1. Bring back FASTAIR and dump SHARES (21st century versus 1968 Eastern Airlines) so that CS agents can work fast and easy while they use common sense.
      2. Move all CO management out of the picture along with CO sympathizers and fearful followers of Smisick from the UA side. Just solicit someone who is not a lawyer and can run an airline !!
      3. Problems solved.

  4. consider the extra 10,000 miles as compensation for the BS that he had to go through to get what they promised in the first place. redeem the miles ASAP!

  5. Take the miles and run. Book a vacation with them before United can take them back! Do not look a gift horse in the mouth.

  6. ” company policy dictates that customers may not speak by phone with the Customer Care department,”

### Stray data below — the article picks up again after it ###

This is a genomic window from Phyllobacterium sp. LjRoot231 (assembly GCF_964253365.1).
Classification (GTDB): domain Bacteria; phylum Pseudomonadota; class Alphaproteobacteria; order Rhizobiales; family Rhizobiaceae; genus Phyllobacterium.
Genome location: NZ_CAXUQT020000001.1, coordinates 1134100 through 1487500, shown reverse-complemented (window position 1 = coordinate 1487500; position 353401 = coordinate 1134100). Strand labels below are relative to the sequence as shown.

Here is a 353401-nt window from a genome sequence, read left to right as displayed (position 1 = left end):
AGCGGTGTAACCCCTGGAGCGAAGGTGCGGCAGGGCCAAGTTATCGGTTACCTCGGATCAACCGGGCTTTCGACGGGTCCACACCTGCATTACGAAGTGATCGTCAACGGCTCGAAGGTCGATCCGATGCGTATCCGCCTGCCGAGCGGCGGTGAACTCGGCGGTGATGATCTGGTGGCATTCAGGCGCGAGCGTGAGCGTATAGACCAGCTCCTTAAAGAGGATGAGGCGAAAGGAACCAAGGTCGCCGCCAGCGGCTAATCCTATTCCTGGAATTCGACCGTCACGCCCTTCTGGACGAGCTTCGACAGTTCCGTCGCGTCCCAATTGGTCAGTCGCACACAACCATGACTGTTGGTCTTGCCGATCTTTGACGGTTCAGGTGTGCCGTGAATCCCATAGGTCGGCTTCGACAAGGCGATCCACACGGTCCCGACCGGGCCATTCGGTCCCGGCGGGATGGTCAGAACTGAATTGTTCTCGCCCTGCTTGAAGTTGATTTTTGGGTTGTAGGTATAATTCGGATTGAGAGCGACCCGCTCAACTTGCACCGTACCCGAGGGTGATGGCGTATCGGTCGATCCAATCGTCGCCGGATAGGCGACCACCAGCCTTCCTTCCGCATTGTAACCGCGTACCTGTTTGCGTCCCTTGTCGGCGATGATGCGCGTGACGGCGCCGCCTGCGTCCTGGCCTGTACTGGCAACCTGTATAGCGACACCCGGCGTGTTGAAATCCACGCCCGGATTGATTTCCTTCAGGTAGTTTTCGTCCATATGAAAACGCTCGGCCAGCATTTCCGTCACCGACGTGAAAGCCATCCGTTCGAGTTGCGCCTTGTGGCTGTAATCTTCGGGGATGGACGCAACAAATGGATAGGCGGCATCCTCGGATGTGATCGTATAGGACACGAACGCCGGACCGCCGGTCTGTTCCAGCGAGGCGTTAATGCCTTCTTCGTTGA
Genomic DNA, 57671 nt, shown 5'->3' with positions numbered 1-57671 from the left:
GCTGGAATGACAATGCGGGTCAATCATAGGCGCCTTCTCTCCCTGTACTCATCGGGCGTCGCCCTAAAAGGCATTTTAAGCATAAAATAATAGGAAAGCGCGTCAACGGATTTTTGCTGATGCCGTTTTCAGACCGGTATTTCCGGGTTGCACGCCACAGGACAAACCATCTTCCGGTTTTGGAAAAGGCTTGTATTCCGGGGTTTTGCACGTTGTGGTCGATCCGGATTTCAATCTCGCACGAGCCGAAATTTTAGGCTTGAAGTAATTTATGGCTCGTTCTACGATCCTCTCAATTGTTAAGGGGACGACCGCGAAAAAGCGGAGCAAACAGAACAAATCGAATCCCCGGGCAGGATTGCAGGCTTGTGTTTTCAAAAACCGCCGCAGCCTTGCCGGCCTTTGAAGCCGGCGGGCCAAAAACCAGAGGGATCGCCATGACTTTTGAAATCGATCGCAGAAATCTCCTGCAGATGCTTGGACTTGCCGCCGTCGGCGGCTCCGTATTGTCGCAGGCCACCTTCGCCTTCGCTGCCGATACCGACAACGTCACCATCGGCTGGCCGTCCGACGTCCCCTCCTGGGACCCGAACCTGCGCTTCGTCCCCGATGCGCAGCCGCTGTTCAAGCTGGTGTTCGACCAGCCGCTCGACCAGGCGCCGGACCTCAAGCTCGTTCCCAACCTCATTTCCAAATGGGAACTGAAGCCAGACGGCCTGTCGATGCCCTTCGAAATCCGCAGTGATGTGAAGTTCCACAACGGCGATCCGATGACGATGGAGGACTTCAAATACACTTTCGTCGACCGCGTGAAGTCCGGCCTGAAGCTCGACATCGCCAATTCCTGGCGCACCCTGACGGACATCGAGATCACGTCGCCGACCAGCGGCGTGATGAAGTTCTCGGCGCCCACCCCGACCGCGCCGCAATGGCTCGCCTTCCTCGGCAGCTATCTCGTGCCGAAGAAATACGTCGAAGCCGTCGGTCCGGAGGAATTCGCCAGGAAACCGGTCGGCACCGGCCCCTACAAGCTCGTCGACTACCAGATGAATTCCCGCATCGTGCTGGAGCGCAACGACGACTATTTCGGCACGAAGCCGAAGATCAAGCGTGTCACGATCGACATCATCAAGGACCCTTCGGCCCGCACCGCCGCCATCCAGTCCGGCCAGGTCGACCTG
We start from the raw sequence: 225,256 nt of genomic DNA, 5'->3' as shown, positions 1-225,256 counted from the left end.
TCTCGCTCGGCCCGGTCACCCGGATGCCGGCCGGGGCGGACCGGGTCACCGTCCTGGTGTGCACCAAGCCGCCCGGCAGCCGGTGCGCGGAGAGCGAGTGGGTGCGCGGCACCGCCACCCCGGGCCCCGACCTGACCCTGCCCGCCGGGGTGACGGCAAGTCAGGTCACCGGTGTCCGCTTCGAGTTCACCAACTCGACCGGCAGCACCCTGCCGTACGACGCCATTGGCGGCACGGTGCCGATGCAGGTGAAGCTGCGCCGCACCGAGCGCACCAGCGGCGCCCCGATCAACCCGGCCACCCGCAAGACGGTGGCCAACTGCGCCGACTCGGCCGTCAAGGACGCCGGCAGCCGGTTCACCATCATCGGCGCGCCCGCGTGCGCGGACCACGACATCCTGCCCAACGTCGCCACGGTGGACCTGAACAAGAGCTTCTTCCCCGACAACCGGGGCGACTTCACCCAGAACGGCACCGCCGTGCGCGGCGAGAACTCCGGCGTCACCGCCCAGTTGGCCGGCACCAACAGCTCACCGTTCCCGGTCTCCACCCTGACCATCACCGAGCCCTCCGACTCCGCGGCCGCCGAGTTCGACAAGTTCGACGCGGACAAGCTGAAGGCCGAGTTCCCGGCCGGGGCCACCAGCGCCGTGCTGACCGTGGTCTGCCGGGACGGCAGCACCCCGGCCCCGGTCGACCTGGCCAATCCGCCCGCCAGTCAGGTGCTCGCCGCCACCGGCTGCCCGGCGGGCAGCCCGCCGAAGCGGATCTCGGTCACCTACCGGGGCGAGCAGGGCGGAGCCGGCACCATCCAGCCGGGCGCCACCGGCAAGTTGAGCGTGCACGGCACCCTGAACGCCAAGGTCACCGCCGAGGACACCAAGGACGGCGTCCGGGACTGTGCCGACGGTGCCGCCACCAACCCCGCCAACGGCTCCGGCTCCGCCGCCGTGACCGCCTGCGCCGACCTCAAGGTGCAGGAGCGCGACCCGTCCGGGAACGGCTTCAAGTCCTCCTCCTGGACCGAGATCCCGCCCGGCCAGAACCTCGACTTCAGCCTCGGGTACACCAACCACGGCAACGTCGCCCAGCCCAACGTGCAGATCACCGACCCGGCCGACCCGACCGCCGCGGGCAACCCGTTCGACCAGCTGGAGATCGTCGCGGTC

Of course it doesn’t allow it. Just like Mr Elliott constantly reminds us that a written correspondence trail is best for the customer, why wouldn’t the same apply to the company? Having everything in writing prevents a lot of misunderstandings.

    1. No not really. The customer is the complaining party, not the company. The company is the one with the power to deposit and withdraw the miles as it sees fit. Plus the company has the ability to notate the account to create a record, albeit imperfect. The situation between the company and the customer are not comparable in the least. That’s why we have consumer protection laws, not company protection laws. That’s also why most company permit customers to talk directly to customer service reps.